• developing updated onshore inundation models for scenarios in Geoscience Australia’s 2018 Probabilistic Tsunami Hazard Assessment (PTHA18), which provides nationally consistent estimates of the size and frequency of tsunamis generated by subduction earthquakes.
  • ensuring tsunami inundation maps are available to emergency managers for guidance in responding to the threat of a tsunami

This will contribute towards the broader objectives of the project which aims to:

  • Understanding the impacts based on exposure and vulnerability data for WA coastal towns using Australian Bureau of Statistics (ABS) Census information, National Exposure Information System (NEXIS) data and other spatial datasets
  • identifying exposed and vulnerable location-specific infrastructure, community assets and industries, and potential tsunami evacuation challenges
  • helping DFES to accurately quantify the costs associated with a significant tsunami event. This allows the insurance industry to gain a better understanding of the potential financial impact to coastal areas so it can better support community recovery.


Geoscience Australia works with state and local governments and the emergency management industry sector across Australia to develop local hazard assessments. For more information, contact

Looking forward

Enhancing tsunami expertise and modelling capabilities across multiple agencies

  • The WA-TIMM project will see collaboration between Geoscience Australia’s world-leading tsunami scientists and experts in disaster risk planning from the Department of Fire and Emergency Services, boosting DFES’s in-house understanding of tsunami hazards and emergency responses.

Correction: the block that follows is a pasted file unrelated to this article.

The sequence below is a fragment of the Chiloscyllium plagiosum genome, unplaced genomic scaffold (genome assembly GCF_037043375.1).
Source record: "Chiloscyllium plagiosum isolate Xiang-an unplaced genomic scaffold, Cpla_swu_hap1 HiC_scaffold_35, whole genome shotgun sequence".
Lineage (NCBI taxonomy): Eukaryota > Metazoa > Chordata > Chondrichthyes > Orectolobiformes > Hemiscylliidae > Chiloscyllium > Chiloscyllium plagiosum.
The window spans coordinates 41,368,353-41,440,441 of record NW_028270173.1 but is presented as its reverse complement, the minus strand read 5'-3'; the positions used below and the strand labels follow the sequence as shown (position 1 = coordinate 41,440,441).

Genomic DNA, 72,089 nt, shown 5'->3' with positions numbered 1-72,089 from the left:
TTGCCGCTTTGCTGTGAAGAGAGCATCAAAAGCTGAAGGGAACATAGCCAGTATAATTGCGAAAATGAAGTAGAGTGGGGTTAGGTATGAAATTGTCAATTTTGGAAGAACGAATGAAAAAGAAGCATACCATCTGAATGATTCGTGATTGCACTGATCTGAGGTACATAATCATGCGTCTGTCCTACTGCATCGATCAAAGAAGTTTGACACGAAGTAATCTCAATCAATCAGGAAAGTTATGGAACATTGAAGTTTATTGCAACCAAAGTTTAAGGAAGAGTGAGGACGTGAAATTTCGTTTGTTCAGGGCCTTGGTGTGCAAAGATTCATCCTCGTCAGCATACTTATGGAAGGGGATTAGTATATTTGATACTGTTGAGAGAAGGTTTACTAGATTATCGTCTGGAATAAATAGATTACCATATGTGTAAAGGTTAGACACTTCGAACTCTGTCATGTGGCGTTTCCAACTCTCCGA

• Data and insights from the WA-TIMM project will be used to develop a WA State Tsunami Guide and amend the current WA State Hazard Plan – Tsunami publication.
  • Geoscience Australia and DFES will share the inundation maps and tsunami modelling from this project with coastal communities, providing local governments, small and medium-sized businesses and property owners with evidence to inform their risk mitigation strategies and future investment decisions.
  • Geoscience Australia’s research will facilitate DFES and local governments in developing targeted hazard-awareness messaging for those living and working in coastal inundation zones. This increased education and awareness will help community members understand what to do during a tsunami and how they can guard against potential impacts.
  • The WA-TIMM project will allow community stakeholders to create realistic evacuation plans and targeted emergency response strategies.
  • The consolidation of existing coastal elevation data across this project will help to guide data collection initiatives for future research, including studies in storm surge inundation and coastal erosion.

How we can help you

Contact us to gain a better understanding of the tsunami risk in your state, region or sector, so you can develop targeted and effective risk mitigation and risk reduction strategies.

Our tsunami resources can help identify your region’s high-threat areas so you can make better-informed natural hazard decisions.